What Is Skilled Nursing?admin
Skilled nursing care facilities, commonly referred to as nursing homes, are licensed healthcare facilities that are inspected and regulated by the state’s Department of Health Services. They offer long- and short-term care for individuals who need rehabilitation services or who suffer from serious or persistent health issues, such as Alzheimer's disease, that are too complicated to be tended to at home or at an assisted-living facility.
Skilled nursing care offers trained professionals performing services that are needed temporarily due to an injury or illness, such as a nurse tending to a postoperative wound or dispensing and monitoring medications, a physical therapist working with a resident to rectify strength and balance issues, a speech therapist assisting a resident in reclaiming their ability to communicate following a stroke, or an occupational therapist helping a resident to become independent again, particularly when it comes to dressing, personal hygiene, and eating.
A skilled nursing care facility also provides pharmaceutical, laboratory and radiology services, social and educational activities, laundry services, limited transportation, and end-of-life or hospice care.
Some facilities are specially designed to accommodate seniors suffering from Alzheimer’s or Parkinson’s disease, dementia, or respiratory conditions. The staff also provides custodial or personal care focusing on helping residents with activities of daily living, such as bathing, dressing, personal hygiene, eating, maneuvering in and out of bed and/or walking, and incontinence.
Differences between Skilled Nursing and Assisted Living
Deciding between skilled nursing care and assisted living can be difficult. It's important to know a skilled nursing care facility may be needed if your loved one requires around-the-clock care, particularly if they might wander if not supervised. Skilled nursing also provides assistance with meals, medications, mobility, and personal hygiene. Ultimately, the purpose is to provide more assistance than the current family or caregiver can handle, but also to offer the comfort of being able to reside in one's own home while not having to live alone.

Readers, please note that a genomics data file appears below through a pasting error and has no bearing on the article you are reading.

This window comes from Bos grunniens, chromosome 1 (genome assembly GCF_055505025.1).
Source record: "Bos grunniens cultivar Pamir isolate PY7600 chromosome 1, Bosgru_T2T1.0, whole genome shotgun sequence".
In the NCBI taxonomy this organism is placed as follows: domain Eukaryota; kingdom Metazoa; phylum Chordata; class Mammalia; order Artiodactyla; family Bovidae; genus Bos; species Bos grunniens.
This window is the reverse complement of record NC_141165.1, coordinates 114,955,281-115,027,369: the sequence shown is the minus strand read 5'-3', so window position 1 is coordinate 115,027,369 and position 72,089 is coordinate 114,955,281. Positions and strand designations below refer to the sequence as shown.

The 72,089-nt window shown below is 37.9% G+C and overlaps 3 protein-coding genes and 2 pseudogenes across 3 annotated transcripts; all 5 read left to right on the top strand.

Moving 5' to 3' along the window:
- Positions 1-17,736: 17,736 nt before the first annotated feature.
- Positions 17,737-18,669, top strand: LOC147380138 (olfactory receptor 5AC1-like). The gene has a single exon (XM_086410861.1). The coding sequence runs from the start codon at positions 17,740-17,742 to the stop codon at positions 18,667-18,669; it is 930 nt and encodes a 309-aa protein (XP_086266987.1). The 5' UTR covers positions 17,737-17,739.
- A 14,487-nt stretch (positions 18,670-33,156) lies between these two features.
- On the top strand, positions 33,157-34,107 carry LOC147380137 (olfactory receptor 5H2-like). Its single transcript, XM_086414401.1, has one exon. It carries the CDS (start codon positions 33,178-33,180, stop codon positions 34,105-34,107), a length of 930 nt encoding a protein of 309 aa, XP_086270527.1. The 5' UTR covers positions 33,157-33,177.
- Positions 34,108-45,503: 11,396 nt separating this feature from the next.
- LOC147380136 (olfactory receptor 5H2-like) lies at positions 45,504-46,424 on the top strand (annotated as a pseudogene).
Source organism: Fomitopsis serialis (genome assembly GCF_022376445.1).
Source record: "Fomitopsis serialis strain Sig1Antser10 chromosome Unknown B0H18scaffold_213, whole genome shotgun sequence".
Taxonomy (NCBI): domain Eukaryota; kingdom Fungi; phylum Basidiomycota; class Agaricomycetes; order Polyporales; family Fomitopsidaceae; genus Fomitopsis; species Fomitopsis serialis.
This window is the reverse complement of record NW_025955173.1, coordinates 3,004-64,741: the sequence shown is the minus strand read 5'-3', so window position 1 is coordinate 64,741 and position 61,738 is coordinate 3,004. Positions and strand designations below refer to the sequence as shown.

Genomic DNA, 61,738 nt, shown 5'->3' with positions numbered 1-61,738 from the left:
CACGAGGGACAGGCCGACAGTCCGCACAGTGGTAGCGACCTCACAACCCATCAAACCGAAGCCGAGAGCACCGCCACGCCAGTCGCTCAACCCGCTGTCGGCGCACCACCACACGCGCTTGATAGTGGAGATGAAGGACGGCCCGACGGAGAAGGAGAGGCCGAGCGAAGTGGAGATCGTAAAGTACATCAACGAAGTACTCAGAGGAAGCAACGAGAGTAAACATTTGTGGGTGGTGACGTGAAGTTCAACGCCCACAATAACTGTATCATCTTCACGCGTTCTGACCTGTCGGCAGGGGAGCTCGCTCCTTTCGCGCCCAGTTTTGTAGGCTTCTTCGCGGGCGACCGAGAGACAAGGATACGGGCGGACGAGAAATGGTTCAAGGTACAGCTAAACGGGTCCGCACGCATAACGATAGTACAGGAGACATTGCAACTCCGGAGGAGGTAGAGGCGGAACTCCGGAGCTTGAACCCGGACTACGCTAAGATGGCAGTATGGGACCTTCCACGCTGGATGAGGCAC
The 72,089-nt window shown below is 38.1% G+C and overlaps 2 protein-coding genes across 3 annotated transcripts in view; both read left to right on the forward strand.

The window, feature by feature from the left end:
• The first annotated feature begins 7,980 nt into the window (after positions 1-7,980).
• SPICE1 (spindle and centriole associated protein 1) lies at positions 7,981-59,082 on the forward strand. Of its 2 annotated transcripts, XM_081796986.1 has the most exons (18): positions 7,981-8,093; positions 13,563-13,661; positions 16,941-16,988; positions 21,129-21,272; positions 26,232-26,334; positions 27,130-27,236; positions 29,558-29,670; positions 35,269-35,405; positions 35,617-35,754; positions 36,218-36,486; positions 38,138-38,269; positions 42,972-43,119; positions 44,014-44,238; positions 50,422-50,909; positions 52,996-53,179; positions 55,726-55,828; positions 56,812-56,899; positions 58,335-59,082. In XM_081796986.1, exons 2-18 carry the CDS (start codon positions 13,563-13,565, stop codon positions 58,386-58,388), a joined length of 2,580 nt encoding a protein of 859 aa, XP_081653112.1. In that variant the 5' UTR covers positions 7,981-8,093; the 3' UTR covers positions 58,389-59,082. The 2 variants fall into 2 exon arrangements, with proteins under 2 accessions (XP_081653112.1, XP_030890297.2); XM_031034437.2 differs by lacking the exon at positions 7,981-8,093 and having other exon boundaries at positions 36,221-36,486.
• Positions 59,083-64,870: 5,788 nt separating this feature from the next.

Assisted living centers are recommended for when the senior does not require much medical care but needs more assistance than can be provided in their home. Assisted living facilities allow residents to independently live in their own rooms or small apartments. They also provide meals, housekeeping, and transportation services, along with assistance in personal hygiene, medications, and dressing, much like skilled nursing. There is also a resident doctor and nurse on staff. Centers have a scheduled calendar of events for residents and families, such as arts and crafts, current events, and field trips.
Is it covered?
Medicare Part A covers skilled nursing care in a skilled nursing facility under certain conditions and for a limited time. Medicare-covered services include a semi-private room shared with other patients, meals, skilled nursing care, physical and occupational therapy, speech-language pathology, medications and supplies used in the facility, ambulance transportation, and dietary counseling.
It's important to note that Medicare covers swing-bed services in certain hospitals and when the hospital has entered into a "swing-bed" agreement with the Department of Health and Human Services. With this, the facility can "swing" its beds and provide hospital or skilled nursing facility-level care as needed. When swing beds are used to furnish skilled nursing facility-level care, the same coverage and cost-sharing rules apply as though the services were furnished in a skilled nursing facility.